Over 400 delegates gathered at The Apex in Bury St Edmunds on Saturday 24 September to hear a series of papers on the recent discoveries at Rendlesham in Suffolk. The site is located four miles from the ship-burial site at Sutton Hoo.
Professor Chris Scull reviewed the range of finds suggesting that it was likely that the archaeological project had identified the Anglo-Saxon royal ‘palace’ of Rendlesham that is known from the historical writings of Bede.
The archaeological survey of the site has identified a 23 m long structure that may have served as the hall in the royal palace. Some 4000 objects have been recovered.
Sir Michael Bunbury, the landowner explained how illegal metal-detecting on his land had brought about the project. A small team of metal-detectorists were invited to catalogue and map small finds from across the site.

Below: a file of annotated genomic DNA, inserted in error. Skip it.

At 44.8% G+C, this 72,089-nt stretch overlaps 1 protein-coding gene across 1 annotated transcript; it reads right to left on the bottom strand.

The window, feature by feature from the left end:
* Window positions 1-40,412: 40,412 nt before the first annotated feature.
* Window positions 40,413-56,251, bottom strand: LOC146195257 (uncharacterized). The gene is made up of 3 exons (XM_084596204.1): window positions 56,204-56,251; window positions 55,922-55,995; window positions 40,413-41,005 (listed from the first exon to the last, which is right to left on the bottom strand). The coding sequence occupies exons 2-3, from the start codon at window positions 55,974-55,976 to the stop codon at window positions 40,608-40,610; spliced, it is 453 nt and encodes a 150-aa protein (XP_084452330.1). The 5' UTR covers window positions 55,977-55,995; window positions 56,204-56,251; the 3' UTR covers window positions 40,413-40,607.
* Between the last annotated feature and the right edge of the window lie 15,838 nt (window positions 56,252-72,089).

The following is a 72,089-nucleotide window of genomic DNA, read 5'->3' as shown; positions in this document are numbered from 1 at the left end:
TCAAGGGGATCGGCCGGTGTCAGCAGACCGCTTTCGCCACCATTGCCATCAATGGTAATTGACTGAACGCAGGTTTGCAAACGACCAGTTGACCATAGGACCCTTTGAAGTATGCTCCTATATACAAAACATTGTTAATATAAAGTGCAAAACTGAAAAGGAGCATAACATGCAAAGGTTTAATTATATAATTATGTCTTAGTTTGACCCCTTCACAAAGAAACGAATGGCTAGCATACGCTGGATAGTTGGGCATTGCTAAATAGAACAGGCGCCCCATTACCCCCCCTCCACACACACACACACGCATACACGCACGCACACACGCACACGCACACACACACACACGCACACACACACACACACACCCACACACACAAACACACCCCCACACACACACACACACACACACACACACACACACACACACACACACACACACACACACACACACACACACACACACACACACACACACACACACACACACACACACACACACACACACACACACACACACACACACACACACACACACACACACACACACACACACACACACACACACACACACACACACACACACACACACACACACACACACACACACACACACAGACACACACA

One suggestion was that the Deben should be considered to be a royal river with the royal palace, and the royal burial ground at Sutton Hoo. In addition it was proposed that the bishopric of Dummoc was placed at the site of the former Late Roman ‘Saxon Shore’ fort at Walton Castle near Felixstowe.
Professor David Gill, Director of Heritage Futures at the University of Suffolk, said: “The Rendlesham finds are likely to be some of the most important archaeological discoveries in the UK during the early 21st century. The huge interest in the excavations is a reminder that heritage is a vibrant strand in the cultural life of Suffolk and the region.”
The Heritage Futures research unit is developing the Saxon Shore project to interpret the Anglo-Saxons in East Anglia.
The conference was organised by the Sutton Hoo Society, the Council for British Archaeology, and the University of Suffolk. It was sponsored by the National Trust, British Sugar, Suffolk Coast and Heaths, and Suffolk Archaeology.
University of Suffolk Press Office
T: 01473 338476